One very interesting feature of the Sun amp is that the 300B’s B+ voltage is only 320V, which is substantially less than the “normal” 400-450 Volts. This operating point is probably chosen because it creates the tone that Mr. Uchida prefers. This is only a 20 watt amplifier (the Manley is 40 watts) which means you will get maximum tube life. It is possible to let twice the horsepower out of the same air of tubes, but you pay the price in longevity.


Now we get the heart of these amps…(the soul are the tubes), and it is the Tamura transformers. The Japanese audiomaniac is very transformer savvy, and Japanese audio publications spend a great deal of time analyzing and reviewing output transformers because of the artistic intensity and curiosity of home tube amplifier builder. The Japanese audiomaniac knows it makes sense to save and buy the best transformers possible because, once you own them, you can use them as the basis of building any number of custom circuits. Ten years from now you can build a new single-ended or push/pull circuit with the same quality “classic” iron. The same high standards are also applied to the tonal quality of power transformers and chokes, which is a consideration that Americans don’t yet understand.

My triode bro’ Fabio Camaroni, who may be the current incarnation of Michaelangelo, the editor of the Italian audio magazine, Cositruire, lives and breathes Tamura transformers, which doesn’t mean he doesn’t also love OTLs.

I just received my first copy of Charles Kittleson’s Vacuum Tube Valley magazine, (Phone: 650-631-6550; www.vacuumtube.com) and did a swan dive into my birdbath I was so excited. It has taken twenty years, but America’s West Coat thermionic techno-shamans are setting the pace in doing what our Japanese bros’ do for fun … comparing the sound of different brands of output transformers. Check the Triode Guild web site for a reprint of VTV’s 300B/single ended transformer evaluation. This is an extremely important activity, because the force that drives up the quality of American tube amplifiers is your sophistication … you only get what you deserve!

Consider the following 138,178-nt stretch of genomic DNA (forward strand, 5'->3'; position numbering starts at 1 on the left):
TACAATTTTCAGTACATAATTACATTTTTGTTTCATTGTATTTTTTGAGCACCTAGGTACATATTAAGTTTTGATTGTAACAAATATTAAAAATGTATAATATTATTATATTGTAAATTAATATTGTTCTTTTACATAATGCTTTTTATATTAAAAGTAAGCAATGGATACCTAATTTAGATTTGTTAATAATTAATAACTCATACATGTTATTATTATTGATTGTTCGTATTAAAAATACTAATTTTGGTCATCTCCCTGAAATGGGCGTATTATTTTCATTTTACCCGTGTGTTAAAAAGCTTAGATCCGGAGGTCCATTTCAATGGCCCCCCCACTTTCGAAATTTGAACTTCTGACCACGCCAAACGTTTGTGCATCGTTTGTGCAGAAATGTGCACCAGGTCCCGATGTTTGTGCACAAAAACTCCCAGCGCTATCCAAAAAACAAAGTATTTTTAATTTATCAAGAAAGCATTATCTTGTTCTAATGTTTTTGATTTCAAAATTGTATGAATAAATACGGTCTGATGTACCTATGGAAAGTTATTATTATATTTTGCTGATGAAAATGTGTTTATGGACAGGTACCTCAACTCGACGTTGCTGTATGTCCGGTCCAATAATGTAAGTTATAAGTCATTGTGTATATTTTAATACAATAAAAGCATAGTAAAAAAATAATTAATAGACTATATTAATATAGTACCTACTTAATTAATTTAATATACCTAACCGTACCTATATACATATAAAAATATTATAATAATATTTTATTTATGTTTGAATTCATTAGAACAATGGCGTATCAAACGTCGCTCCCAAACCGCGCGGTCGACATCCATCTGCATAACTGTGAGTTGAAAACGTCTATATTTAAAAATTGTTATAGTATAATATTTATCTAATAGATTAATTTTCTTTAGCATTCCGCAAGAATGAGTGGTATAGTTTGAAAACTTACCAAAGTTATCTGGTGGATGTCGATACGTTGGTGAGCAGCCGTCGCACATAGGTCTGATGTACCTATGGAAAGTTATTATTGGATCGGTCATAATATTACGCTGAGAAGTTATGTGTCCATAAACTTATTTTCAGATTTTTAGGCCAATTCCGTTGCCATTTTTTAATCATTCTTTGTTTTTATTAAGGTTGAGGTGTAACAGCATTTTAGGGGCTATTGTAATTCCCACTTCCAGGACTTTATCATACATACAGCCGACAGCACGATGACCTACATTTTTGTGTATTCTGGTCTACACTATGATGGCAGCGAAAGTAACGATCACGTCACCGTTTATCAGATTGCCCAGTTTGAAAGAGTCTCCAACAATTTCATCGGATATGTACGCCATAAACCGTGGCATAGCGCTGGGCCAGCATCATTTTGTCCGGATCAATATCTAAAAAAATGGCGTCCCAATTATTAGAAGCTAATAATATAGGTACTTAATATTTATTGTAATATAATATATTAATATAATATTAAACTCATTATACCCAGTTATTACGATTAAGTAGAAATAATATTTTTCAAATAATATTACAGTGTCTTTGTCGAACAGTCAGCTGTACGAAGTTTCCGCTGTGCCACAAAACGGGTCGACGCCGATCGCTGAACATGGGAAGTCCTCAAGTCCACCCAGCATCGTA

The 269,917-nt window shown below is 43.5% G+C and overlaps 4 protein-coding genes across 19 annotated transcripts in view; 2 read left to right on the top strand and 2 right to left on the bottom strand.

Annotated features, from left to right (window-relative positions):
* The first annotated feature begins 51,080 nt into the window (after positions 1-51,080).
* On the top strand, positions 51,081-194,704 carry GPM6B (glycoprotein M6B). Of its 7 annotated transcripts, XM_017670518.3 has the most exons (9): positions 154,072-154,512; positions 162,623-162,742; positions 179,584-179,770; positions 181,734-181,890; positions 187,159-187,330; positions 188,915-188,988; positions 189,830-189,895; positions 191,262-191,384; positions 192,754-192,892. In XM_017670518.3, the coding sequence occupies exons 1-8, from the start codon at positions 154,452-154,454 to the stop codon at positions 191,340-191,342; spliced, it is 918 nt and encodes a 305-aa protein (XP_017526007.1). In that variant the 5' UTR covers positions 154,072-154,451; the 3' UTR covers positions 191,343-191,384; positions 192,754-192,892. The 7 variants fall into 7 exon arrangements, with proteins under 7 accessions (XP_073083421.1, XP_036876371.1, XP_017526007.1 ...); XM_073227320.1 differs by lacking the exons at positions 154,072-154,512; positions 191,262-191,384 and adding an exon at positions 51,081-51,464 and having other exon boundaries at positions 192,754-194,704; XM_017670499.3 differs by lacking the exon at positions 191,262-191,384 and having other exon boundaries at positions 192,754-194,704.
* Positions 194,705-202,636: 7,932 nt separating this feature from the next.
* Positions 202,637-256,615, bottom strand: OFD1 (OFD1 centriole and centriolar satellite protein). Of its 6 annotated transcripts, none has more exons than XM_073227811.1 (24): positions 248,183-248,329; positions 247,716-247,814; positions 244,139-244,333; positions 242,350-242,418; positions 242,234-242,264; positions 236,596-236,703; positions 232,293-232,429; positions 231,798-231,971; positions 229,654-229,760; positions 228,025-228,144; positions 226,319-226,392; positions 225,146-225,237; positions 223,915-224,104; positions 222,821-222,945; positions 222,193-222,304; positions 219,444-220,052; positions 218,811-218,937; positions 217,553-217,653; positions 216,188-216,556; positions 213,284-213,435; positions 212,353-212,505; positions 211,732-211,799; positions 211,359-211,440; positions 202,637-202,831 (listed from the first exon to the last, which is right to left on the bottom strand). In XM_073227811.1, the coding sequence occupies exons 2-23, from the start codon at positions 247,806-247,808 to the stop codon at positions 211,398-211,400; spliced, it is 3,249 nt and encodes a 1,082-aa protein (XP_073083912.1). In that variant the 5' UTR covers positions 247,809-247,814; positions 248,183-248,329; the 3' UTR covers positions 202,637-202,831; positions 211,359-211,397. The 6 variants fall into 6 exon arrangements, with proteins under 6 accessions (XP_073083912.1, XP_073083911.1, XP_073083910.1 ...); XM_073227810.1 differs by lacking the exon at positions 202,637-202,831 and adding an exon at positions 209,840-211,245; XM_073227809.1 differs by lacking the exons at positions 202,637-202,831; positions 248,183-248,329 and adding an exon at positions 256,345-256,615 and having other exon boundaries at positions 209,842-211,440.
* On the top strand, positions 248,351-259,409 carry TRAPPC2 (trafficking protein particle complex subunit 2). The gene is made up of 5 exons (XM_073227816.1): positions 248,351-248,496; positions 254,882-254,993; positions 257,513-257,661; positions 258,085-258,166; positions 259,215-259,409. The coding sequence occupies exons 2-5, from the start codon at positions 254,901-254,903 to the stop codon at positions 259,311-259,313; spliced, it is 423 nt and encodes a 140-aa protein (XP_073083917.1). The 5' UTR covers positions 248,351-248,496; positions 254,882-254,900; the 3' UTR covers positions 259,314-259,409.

Arthur Loesch, one of America’s most revered up-state New York thermionic techno-sharnans, is absolutely right in his assertion that the missing element here, the one that releases the nascent magic of directly heated triode is power, output, and phase splitter transformers of the Tamura/Tango quality. While this will cause many of you anxiety (it is a small price to pay for expanded thermionic consciousness) I insist, as your beloved Guildmeister, that you (I will not stop rny insistence) pick up the phone and call the Sun importer and get a copy of the Tamura transformer catalog, or go to the Sun Audio Web site at www.2.big.or.jp/~sunaudio.

These high quality transformers are not yet available in American “store bought” tube amplifiers, and I can’t emphasize too strongly what a difference this makes in tonal sheen, transient response and clarity. When you peruse the Tamura transformer catalog you are looking at a technically sophisticated company that makes a wide range of industrial transformers. With their audio transformers this clearly is a case of science serving art, because winding audio transformers, at this level of quality is an art, and their customers demand it, and so should you.

Steve Berger of AprilSound imports a number of ultra-high quality Japanese transformer brands, including Tango, and you should get his catalog ((212) 242-9515), and check his web site: http://home.earthlink.net/~aprilsound/to get a better understanding of the choices our Japanese bros’ have and we don’t. Steve’s site has a high slew of really interesting, edge of the art, directly heated triode amps and schematics that you should also check out.

How many times have I ranted that “normal” aluminum electrolytic power supply capacitors are tonal arsenic, which is why I use oil capacitors, which require chassis yardage to use? But there is a tonally cool power supply capacitor; it is a Elna brand Cerafine capacitor (check Michael Percey’s catalog for these type of capacitors), which has a unique construction …. The Sun sheens because of the quality of its components, which is rare in America …. you can’t fool Mr. Japanese Audiomaniac.